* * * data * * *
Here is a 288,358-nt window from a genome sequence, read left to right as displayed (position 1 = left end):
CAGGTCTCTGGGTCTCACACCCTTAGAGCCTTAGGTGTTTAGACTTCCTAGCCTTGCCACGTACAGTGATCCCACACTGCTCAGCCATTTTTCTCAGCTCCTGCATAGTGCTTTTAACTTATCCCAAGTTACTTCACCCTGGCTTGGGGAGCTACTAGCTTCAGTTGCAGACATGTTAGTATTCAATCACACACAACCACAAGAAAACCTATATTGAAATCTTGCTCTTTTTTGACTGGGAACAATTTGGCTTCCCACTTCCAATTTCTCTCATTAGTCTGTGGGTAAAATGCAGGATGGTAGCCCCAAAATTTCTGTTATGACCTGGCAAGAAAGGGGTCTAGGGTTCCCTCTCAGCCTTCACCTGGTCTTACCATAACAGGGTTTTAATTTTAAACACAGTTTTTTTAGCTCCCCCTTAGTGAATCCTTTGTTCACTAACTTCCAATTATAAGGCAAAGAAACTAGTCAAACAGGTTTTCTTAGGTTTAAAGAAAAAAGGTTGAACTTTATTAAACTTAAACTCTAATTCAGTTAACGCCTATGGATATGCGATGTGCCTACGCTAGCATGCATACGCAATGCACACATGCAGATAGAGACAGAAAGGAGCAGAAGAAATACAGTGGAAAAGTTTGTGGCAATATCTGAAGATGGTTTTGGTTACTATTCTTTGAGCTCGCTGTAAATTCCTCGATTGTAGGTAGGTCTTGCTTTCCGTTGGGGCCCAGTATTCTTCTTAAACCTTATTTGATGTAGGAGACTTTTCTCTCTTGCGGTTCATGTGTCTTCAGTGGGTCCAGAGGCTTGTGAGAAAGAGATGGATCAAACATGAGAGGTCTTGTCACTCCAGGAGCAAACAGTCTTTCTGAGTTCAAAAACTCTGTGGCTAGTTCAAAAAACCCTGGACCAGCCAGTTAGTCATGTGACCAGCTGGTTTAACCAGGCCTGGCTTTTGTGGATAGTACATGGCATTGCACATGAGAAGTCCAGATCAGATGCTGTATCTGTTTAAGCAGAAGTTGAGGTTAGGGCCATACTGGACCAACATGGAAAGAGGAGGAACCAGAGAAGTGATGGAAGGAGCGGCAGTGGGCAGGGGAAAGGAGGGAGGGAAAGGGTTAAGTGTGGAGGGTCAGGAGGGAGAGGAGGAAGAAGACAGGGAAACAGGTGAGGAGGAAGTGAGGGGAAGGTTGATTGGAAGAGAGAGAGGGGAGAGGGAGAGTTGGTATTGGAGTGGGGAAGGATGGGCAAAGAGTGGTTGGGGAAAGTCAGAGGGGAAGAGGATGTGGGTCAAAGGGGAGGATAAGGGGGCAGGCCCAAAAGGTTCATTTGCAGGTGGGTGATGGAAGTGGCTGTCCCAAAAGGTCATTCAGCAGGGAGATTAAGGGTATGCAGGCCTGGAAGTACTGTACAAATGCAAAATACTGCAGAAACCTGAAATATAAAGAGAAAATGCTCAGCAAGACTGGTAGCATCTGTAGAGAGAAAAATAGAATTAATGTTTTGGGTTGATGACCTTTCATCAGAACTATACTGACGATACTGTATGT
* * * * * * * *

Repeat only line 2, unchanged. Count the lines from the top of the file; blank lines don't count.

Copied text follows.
CAGGTCTCTGGGTCTCACACCCTTAGAGCCTTAGGTGTTTAGACTTCCTAGCCTTGCCACGTACAGTGATCCCACACTGCTCAGCCATTTTTCTCAGCTCCTGCATAGTGCTTTTAACTTATCCCAAGTTACTTCACCCTGGCTTGGGGAGCTACTAGCTTCAGTTGCAGACATGTTAGTATTCAATCACACACAACCACAAGAAAACCTATATTGAAATCTTGCTCTTTTTTGACTGGGAACAATTTGGCTTCCCACTTCCAATTTCTCTCATTAGTCTGTGGGTAAAATGCAGGATGGTAGCCCCAAAATTTCTGTTATGACCTGGCAAGAAAGGGGTCTAGGGTTCCCTCTCAGCCTTCACCTGGTCTTACCATAACAGGGTTTTAATTTTAAACACAGTTTTTTTAGCTCCCCCTTAGTGAATCCTTTGTTCACTAACTTCCAATTATAAGGCAAAGAAACTAGTCAAACAGGTTTTCTTAGGTTTAAAGAAAAAAGGTTGAACTTTATTAAACTTAAACTCTAATTCAGTTAACGCCTATGGATATGCGATGTGCCTACGCTAGCATGCATACGCAATGCACACATGCAGATAGAGACAGAAAGGAGCAGAAGAAATACAGTGGAAAAGTTTGTGGCAATATCTGAAGATGGTTTTGGTTACTATTCTTTGAGCTCGCTGTAAATTCCTCGATTGTAGGTAGGTCTTGCTTTCCGTTGGGGCCCAGTATTCTTCTTAAACCTTATTTGATGTAGGAGACTTTTCTCTCTTGCGGTTCATGTGTCTTCAGTGGGTCCAGAGGCTTGTGAGAAAGAGATGGATCAAACATGAGAGGTCTTGTCACTCCAGGAGCAAACAGTCTTTCTGAGTTCAAAAACTCTGTGGCTAGTTCAAAAAACCCTGGACCAGCCAGTTAGTCATGTGACCAGCTGGTTTAACCAGGCCTGGCTTTTGTGGATAGTACATGGCATTGCACATGAGAAGTCCAGATCAGATGCTGTATCTGTTTAAGCAGAAGTTGAGGTTAGGGCCATACTGGACCAACATGGAAAGAGGAGGAACCAGAGAAGTGATGGAAGGAGCGGCAGTGGGCAGGGGAAAGGAGGGAGGGAAAGGGTTAAGTGTGGAGGGTCAGGAGGGAGAGGAGGAAGAAGACAGGGAAACAGGTGAGGAGGAAGTGAGGGGAAGGTTGATTGGAAGAGAGAGAGGGGAGAGGGAGAGTTGGTATTGGAGTGGGGAAGGATGGGCAAAGAGTGGTTGGGGAAAGTCAGAGGGGAAGAGGATGTGGGTCAAAGGGGAGGATAAGGGGGCAGGCCCAAAAGGTTCATTTGCAGGTGGGTGATGGAAGTGGCTGTCCCAAAAGGTCATTCAGCAGGGAGATTAAGGGTATGCAGGCCTGGAAGTACTGTACAAATGCAAAATACTGCAGAAACCTGAAATATAAAGAGAAAATGCTCAGCAAGACTGGTAGCATCTGTAGAGAGAAAAATAGAATTAATGTTTTGGGTTGATGACCTTTCATCAGAACTATACTGACGATACTGTATGT